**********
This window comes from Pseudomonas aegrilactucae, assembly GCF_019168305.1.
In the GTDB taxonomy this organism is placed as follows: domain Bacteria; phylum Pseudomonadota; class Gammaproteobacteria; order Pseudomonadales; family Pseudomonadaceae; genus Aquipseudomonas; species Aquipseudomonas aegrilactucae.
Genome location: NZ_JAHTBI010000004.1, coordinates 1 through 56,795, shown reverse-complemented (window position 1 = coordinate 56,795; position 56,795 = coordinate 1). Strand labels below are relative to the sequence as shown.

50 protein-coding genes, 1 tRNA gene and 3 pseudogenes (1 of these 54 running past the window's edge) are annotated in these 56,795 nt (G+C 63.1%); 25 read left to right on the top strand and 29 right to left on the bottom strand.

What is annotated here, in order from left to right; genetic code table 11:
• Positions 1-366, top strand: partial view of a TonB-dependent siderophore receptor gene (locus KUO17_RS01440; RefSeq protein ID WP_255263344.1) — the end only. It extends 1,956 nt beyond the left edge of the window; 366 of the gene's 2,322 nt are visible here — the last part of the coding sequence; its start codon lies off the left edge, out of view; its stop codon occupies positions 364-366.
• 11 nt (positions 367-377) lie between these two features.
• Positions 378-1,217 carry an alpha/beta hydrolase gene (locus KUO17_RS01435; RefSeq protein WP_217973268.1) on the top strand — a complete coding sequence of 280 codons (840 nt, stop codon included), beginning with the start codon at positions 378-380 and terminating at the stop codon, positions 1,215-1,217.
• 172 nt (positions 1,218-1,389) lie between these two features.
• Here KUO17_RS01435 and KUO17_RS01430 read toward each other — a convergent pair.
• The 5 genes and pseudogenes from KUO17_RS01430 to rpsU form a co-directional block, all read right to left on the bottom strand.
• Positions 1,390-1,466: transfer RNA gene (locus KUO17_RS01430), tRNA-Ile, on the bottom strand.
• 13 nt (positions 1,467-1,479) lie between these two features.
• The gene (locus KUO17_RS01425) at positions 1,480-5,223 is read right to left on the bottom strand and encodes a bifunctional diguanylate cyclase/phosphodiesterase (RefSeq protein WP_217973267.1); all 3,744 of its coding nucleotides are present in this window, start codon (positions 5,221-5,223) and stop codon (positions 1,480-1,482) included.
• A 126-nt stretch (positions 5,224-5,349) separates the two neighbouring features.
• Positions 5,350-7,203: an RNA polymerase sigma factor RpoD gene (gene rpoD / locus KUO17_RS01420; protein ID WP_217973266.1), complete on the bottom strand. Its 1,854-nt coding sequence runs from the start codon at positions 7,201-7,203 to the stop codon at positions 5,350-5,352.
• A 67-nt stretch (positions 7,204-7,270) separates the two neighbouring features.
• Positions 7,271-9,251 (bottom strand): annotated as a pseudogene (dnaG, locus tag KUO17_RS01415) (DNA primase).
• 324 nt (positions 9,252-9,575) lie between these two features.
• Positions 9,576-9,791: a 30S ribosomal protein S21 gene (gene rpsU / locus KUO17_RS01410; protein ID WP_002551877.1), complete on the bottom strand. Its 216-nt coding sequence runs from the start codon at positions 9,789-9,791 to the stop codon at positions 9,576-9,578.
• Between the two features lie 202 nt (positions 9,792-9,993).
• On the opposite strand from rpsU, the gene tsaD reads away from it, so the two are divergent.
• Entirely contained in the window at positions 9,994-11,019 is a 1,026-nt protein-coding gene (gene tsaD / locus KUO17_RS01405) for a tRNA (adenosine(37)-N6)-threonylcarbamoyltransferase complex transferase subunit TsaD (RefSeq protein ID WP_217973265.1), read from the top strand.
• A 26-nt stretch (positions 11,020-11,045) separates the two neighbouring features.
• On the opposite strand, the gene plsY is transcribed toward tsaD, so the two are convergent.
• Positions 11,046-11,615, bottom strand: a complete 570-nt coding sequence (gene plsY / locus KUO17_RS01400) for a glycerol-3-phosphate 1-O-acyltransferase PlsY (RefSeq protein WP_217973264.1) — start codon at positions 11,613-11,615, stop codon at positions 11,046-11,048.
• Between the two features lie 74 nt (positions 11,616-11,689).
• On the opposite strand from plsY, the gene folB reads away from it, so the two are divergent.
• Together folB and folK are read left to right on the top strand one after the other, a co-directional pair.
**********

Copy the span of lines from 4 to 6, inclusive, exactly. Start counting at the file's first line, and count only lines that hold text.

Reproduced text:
50 protein-coding genes, 1 tRNA gene and 3 pseudogenes (1 of these 54 running past the window's edge) are annotated in these 56,795 nt (G+C 63.1%); 25 read left to right on the top strand and 29 right to left on the bottom strand.

What is annotated here, in order from left to right; genetic code table 11:
• Positions 1-366, top strand: partial view of a TonB-dependent siderophore receptor gene (locus KUO17_RS01440; RefSeq protein ID WP_255263344.1) — the end only. It extends 1,956 nt beyond the left edge of the window; 366 of the gene's 2,322 nt are visible here — the last part of the coding sequence; its start codon lies off the left edge, out of view; its stop codon occupies positions 364-366.